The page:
The Injury You Cannot See: The Effects of the Refugee Crisis on the Rohingya Children

By: MaryAnn Placheril Bordering India and China, Myanmar is a mainly Buddhist country with a sizable Muslim minority, the Rohingya. However, the government of Myanmar does not recognize the Rohingya as citizens, leaving them stateless. For decades, Buddhists have systematically oppressed the Rohingya, but this oppression has recently been taken to the extreme. The Rohingya…

Midwifery as a Means to Bridge Global Health’s Gender Gap

By Alison Herman On June 17, midwives from 113 countries could be found parading through the streets of Toronto, marshalling in the annual International Confederation of Midwives congress. These essential practitioners do much to lead the march forward toward global development goals, providing life-saving care to mothers and infants. The investment and attention paid to…

Are Video Games Really… “Mindless?”

By Ameyavikram Pathak Hopewell Valley Central High School We’ve all heard from, well, about everyone, that video games rot your brain. People often tell their kids to turn off their devices because they want their kids to have healthy eyes in this new era of technological advancements. Some can even argue that violence in certain video…

Untreated Mental Illnesses: The Causes and Effects

Milena Bimpong Lawrence High School People view taking time off from school or work because of the flu or a broken bone as perfectly acceptable, but taking time off because of stress from a mental illness such as anxiety or depression, unfortunately, is not. People usually believe that someone who takes time off from school…

National Autism Awareness Month

Nicholas Persaud The month of April is National Autism Awareness Month. As suggested by the name, the purpose of this month is to educate and inform others about autism. This includes defining the disease, learning what it means to have autism, learning the difficulties that someone with autism faces, and of course learning how to…

April: Parkinson’s Awareness Month

Barbara Gruszka Parkinson’s disease is a progressive neurodegenerative brain disorder. While there are many neurodegenerative disorders such as Alzheimer’s, Amyotrophic Lateral Sclerosis (ALS), and Huntington’s, Parkinson’s is characterized by the development of tremors, impaired movement, and even trouble controlling emotions.[1] Why does this occur? Current research points to the neurotransmitter dopamine. Neurotransmitters allow for the…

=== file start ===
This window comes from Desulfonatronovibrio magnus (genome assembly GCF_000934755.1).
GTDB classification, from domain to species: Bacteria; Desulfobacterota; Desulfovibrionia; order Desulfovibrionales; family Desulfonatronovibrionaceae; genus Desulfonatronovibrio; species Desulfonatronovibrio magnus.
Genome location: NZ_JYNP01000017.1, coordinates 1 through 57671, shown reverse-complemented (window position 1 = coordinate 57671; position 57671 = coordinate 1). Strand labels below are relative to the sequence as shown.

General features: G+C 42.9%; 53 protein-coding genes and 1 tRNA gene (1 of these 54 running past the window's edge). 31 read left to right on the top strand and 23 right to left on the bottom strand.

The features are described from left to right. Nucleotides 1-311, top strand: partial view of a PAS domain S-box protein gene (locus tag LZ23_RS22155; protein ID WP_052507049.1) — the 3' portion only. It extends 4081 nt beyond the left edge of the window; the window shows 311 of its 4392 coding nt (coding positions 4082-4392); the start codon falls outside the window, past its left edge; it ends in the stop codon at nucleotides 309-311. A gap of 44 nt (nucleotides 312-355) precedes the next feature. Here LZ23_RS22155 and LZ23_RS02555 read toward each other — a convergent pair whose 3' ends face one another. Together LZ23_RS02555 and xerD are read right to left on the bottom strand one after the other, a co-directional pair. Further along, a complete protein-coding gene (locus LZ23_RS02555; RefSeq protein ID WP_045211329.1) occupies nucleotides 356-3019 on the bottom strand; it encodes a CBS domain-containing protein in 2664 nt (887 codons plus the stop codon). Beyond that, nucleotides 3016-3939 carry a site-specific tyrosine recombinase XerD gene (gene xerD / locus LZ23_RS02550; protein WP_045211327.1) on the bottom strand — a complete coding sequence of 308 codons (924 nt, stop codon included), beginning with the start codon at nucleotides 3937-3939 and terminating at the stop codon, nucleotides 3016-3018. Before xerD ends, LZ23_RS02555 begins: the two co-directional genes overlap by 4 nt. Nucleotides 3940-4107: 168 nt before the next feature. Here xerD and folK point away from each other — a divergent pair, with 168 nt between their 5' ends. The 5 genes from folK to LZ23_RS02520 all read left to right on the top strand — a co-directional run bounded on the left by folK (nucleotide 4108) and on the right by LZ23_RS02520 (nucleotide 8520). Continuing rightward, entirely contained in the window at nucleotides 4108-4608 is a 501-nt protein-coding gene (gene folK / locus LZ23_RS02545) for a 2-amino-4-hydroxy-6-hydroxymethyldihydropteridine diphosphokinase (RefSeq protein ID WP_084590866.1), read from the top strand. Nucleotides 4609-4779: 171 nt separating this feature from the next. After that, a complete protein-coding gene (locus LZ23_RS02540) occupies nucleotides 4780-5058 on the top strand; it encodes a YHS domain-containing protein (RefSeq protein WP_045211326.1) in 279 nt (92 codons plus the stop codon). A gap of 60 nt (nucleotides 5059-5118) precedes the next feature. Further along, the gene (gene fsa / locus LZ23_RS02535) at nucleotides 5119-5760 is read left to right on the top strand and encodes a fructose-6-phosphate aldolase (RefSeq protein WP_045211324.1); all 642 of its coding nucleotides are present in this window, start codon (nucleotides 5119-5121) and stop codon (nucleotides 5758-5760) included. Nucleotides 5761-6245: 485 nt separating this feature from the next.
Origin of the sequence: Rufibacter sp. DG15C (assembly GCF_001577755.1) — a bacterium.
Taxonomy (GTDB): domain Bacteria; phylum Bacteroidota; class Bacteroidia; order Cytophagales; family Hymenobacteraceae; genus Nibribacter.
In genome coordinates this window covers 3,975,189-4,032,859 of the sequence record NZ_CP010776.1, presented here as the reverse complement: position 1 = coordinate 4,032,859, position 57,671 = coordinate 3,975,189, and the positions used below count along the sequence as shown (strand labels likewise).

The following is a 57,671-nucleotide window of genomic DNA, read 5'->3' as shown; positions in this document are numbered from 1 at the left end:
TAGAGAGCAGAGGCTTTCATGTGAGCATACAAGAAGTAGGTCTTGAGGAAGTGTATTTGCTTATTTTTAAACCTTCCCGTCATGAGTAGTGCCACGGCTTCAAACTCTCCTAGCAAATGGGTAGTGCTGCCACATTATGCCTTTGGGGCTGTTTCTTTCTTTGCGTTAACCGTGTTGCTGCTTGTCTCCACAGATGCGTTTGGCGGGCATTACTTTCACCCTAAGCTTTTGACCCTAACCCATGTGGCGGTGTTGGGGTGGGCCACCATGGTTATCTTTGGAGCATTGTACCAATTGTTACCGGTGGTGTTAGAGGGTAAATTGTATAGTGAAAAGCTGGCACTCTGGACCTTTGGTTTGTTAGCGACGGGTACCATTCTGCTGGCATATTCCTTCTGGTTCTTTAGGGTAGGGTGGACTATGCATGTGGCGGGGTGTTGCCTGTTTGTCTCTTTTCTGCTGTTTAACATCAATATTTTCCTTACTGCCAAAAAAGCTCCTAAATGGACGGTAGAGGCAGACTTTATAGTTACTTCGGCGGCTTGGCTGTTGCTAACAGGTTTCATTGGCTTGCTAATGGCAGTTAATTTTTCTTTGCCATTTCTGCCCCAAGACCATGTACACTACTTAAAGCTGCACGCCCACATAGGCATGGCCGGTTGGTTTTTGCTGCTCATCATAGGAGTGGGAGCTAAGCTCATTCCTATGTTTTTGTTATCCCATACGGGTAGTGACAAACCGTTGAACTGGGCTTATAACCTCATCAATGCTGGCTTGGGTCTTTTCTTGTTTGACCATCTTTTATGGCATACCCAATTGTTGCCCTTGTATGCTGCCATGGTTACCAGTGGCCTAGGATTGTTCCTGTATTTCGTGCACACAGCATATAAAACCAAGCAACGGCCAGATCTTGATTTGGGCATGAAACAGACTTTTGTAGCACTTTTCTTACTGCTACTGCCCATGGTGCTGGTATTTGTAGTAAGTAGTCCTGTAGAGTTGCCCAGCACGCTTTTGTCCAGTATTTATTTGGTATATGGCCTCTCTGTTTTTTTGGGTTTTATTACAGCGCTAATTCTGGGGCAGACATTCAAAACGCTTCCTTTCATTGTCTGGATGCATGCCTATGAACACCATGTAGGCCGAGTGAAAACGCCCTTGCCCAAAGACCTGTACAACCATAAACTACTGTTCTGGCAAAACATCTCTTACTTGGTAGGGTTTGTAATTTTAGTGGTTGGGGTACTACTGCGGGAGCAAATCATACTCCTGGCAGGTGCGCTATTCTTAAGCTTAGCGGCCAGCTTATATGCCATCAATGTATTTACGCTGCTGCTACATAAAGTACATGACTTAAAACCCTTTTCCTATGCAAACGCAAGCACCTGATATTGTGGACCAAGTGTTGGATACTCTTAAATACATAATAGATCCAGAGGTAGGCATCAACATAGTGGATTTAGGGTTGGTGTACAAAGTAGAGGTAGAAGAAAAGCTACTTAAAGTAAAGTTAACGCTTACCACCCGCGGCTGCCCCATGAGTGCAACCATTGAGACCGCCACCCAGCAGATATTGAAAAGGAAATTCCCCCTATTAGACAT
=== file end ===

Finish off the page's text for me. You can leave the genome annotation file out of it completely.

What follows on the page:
Development of Novel Flow Cytometry Technique to Study Yellow Fever Virus

BY DEVORAH SAFFERN Researchers in the Ploss lab of the Molecular Biology department at Princeton University have utilized a new technology to analyze the pathogenesis of the yellow fever virus (YFV), which can be applied to other viruses and lead to significant progress in understanding disease mechanisms. Published in Nature Communications on March 14, their…

Combating Blood Shortage: In vitro Red Blood Cells

BY SHARON WASHIO At any given time, or more exactly every 2 seconds, blood transfusions are needed for complicated surgeries, treatments, accident victims, sickle patients, pregnancy complications, severely anemic children, and more. While blood can be donated even concurrently with the use of medications like aspirin, and in the U.S. approximately 38% of the population…

American Heart Month

Nicholas Persaud February is the month dedicated to the heart in more ways than one. Most people know about Valentine’s day but they probably don’t know that the month of February is American Heart Month. Heart health is an extremely important issue worldwide. According to the Center for Disease Control and Prevention, heart disease is…

The Links between Gut Microbes and Human Disease

BY DEVORAH SAFFERN Our guts are composed of thousands of bacterial species, many of which are essential for physiological processes like digestion and fighting disease. Recent findings suggest that these microbes – the types of which are specific to each individual – are linked to several diseases that affect much of our population. Studying the…